Posts Tagged ‘restaurant employee’

Transgender Employee’s Rights Violated By Applebee’s Restaurant in New York, EEOC Says

The firing of a female employee allegedly because she complained about sexual harassment has resulted in her employer opposite the Equal Employment Opportunity Commission in an employment discrimination lawsuit.

The EEOC announced on Friday that it has filed this Title VII lawsuit againstĀ Apple Metro, Inc., which operates several dozen Applebee’s Neighborhood Bar & Grill restaurants in the New York City area. The alleged Title VII violation took place at the company’s Hawthorne, N.Y., restaurant, the EEOC said.

According to the EEOC’s complaint, Apple Metro staff made numerous crude and derogatory references to the employee’s transgender status, repeatedly and intentionally referred to her with a male name and male pronouns, and made offensive comments about her genitalia. After the employee complained to management about the harassment on several occasions, the company fired her.

“The law requires employers who receive reports of sex harassment to investigate and take action to stop any unlawful treatment of their employees,” said Kevin Berry, the EEOC’s New York District director. “That includes harassment of individuals because of their gender identity.”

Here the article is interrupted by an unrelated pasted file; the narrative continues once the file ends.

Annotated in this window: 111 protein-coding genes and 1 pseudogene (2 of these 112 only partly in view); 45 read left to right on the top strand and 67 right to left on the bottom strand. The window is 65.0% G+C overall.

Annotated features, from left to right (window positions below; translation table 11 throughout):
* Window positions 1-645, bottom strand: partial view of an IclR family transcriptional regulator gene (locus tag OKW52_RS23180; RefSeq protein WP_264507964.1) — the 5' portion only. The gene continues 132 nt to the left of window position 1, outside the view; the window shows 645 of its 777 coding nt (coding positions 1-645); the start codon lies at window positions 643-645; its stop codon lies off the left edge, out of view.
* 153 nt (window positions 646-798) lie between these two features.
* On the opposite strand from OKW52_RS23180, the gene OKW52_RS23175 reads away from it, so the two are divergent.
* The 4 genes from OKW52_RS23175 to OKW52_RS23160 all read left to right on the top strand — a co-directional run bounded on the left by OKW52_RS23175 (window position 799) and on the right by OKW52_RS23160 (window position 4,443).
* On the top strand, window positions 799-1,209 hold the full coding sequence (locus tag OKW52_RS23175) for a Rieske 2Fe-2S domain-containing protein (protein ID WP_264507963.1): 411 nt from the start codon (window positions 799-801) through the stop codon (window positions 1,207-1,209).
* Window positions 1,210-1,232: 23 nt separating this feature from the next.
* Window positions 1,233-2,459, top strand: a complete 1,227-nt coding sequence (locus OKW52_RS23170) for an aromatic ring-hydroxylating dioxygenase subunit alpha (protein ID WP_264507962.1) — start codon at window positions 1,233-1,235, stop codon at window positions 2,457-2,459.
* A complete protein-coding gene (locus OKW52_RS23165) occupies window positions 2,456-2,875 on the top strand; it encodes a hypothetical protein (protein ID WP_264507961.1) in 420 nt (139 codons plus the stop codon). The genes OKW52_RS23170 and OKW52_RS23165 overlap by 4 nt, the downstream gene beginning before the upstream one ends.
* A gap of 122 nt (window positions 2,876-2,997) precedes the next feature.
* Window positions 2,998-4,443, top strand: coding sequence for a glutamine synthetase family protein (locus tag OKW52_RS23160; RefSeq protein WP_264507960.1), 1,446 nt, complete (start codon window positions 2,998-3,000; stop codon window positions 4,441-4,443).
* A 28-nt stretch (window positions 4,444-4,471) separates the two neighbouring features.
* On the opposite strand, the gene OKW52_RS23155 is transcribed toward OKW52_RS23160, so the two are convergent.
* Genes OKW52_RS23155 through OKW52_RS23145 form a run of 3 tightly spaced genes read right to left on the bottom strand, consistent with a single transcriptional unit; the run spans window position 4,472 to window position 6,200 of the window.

“The EEOC is committed to protecting the rights of all employees under federal law, through litigation if necessary, so that employees can work with dignity,” said Jeffrey Burstein, regional attorney for the EEOC’s New York District Office.



N.C. Restaurant in $81K Settlement With EEOC Over Harassment of Female Server/Cashier

Restaurant patrons typically don’t see what goes on in the kitchen; they just want their food served hot and on time. But what supposedly went on at a Goldsboro, North Carolina seafood restaurant would give any observant customers pause.

According to the Equal Employment Opportunity Commission, a female kitchen worker at the restaurant was subjected to offensive sexual touching and comments from the male supervisor and male kitchen workers.

She complained to her immediate supervisor but the mistreatment continued.

After the worker filed criminal charges against the restaurant manager and kitchen workers, her hours were reduced and she was ultimately removed from the work schedule, the EEOC charged, in retaliation for her complaints about the sexual harassment.

The restaurant agreed to pay $81,500 to settle the lawsuit, the EEOC announced yesterday.

“Punishing employees who oppose discriminatory employment practices violates federal law and only makes a bad situation worse,” said Lynette A. Barnes, regional attorney for EEOC’s Charlotte District Office.